113. Telegram From the Embassy in Cuba to the Department of State1

144. Alternatives confronting US policy in Cuba are:

To allow situation to drift, which in Embassy judgment will result in sharper polarization of centers of power represented by Batista regime and revolutionary opposition. Consequences of this alternative are that US gets blamed by all sides; there is increase in danger of extreme violence in Cuba and anti-US feeling when and if reaction sets in; and loss of opportunity for peaceful solution through elections.
To do everything possible to promote free and open elections and to discreetly encourage political opposition to unite behind one candidate.

With regard to second alternative it is my firm conviction that US interests coincide with desire of majority people of Cuba to have a new government elected, not committed to either extreme, capable with US support of restoring normalcy to Cuba.

I have recently had luncheon meetings with all of the principal presidential candidates for an exchange of views. In each instance I have made it clear to all candidates and every one concerned that US will not endorse any particular candidate. However, US is hopeful for a proper atmosphere under which free and open elections may be held.

On the basis of my conversations with opposition party leaders, I find the following:

The supporters of Autentico and Free Peoples Party are anxious to consolidate, although the two leaders are somewhat antagonistic toward each other. If two principal opposition parties succeed in unifying behind one ticket, they will publicly announce that they will go to elections with the following program: A. Political amnesty; B. Cabinet of national unity; C. Promise that elections will shortly be held for a Constitutional Assembly which will have power to call for new national elections within two years; D. Revisions of “censor electoral”.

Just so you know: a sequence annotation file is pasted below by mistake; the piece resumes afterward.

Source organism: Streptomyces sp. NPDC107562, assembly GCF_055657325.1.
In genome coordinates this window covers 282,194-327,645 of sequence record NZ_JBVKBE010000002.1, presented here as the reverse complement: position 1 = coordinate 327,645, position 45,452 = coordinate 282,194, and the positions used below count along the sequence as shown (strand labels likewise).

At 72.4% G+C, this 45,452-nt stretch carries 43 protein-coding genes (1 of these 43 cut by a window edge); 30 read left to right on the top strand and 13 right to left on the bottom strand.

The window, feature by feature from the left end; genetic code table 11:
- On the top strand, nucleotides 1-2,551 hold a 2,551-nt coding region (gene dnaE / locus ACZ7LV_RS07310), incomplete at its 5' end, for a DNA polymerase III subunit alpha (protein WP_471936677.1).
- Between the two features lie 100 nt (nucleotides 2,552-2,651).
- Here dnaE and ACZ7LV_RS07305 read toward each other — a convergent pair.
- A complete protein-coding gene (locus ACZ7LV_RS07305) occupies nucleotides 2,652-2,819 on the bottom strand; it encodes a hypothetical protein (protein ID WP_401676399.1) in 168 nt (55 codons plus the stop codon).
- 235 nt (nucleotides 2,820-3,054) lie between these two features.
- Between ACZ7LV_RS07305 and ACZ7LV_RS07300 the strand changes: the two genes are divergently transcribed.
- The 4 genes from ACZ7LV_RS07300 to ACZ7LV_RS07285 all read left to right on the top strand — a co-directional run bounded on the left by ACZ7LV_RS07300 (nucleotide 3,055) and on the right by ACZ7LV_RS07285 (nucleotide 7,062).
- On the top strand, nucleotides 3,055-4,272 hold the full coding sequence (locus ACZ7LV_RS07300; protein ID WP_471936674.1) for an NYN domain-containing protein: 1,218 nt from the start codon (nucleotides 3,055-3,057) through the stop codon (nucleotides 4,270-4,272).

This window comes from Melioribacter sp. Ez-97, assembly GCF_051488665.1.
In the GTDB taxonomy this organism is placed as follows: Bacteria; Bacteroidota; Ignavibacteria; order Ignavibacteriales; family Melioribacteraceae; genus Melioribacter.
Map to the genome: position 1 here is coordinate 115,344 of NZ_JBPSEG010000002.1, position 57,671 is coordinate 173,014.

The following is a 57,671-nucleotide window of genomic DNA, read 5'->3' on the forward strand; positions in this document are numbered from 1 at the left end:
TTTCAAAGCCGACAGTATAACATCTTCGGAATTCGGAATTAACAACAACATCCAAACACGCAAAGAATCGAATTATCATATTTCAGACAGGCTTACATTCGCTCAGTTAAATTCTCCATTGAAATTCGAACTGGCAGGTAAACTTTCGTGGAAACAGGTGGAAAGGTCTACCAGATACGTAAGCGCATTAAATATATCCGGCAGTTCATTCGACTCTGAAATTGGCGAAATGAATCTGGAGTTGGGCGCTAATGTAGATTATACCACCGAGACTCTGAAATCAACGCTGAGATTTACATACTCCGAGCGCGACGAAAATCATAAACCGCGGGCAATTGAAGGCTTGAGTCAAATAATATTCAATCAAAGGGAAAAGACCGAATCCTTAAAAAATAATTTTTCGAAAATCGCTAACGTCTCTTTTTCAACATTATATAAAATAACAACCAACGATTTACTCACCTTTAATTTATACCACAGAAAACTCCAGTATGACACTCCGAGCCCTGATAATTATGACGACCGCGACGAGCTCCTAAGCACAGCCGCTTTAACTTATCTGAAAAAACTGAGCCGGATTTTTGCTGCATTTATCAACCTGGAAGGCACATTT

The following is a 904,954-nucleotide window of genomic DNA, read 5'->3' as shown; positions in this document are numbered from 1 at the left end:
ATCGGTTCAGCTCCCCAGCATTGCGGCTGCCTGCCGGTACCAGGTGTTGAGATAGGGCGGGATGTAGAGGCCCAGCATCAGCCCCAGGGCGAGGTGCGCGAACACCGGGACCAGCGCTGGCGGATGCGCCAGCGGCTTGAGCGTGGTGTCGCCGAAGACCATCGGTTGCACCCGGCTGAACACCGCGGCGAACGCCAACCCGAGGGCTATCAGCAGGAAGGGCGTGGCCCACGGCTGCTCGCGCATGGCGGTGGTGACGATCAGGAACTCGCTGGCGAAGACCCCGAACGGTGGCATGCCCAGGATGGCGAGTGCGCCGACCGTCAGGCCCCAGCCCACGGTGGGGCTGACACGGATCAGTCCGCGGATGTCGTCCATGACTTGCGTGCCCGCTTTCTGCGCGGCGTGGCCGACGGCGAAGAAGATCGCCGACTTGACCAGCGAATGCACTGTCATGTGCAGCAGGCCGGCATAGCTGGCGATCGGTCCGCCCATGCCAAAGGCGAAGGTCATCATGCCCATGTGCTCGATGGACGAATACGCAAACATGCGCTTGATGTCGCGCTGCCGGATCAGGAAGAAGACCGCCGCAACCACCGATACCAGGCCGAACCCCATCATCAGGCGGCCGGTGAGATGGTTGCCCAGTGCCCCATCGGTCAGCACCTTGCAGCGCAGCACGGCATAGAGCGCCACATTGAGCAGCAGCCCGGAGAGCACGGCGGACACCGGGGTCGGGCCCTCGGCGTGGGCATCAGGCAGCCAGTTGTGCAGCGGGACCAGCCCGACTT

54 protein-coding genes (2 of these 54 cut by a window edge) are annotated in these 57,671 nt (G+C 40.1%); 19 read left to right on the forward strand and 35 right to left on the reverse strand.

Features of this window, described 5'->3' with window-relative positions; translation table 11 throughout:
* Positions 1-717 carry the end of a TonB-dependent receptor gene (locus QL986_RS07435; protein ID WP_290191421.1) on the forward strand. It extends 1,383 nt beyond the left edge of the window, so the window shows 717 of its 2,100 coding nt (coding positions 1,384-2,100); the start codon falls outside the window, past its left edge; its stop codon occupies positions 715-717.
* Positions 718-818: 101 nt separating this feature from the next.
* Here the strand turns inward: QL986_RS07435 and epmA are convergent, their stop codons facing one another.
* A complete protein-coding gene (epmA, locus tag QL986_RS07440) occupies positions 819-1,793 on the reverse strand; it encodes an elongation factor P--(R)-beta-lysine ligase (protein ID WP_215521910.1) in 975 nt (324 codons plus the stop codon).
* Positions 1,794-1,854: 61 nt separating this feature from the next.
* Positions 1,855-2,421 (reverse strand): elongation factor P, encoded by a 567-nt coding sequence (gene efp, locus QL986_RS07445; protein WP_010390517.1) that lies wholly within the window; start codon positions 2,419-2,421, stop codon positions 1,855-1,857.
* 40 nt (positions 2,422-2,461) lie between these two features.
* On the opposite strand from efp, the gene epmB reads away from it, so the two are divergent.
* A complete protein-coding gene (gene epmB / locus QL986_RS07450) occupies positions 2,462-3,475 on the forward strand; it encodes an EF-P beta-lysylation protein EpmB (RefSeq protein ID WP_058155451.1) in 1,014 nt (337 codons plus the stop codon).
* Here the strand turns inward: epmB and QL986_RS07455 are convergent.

The important factor is to have an atmosphere conducive to holding proper elections. In order to obtain this atmosphere, it is essential that constitutional guarantees be restored at least 60 days prior to elections. It is also essential that press censorship be lifted at that time. I believe that I may obtain the cooperation of President Batista to take these steps 60 days prior to elections if the US will follow the recommendations [Page 174] outlined in Embtel 79.2 This would mean a reversal of US policy in effect since the middle of March. When Batista last lifted suspension of guarantees on January 25, he did so in the belief that US would curtail prior activities and that the 20 armored cars would be delivered. Contrary to his expectations Department has followed a policy since mid–March, which GOC considers helpful to rebels.

If Batista is again to assume the risk of lifting the ban on constitutional guarantees and suspending press censorship, it is essential that I be in a position to offer him concrete assurances that our present policy will be modified.

Furthermore, modification of our present policy is, in my opinion, necessary to enable Batista to step up his offensive against the Communist infiltrated rebel elements in Oriente Province, whose elimination is essential for the restoration of normalcy in Cuba.

I recommend Department urgently consider foregoing two alternatives and advise me soonest of its approval of recommendations Embtel 79 for use in proceeding along lines of second alternative.

  1. Source: Department of State, Central Files, 737.00/7–2558. Secret; Priority.
  2. Document 103.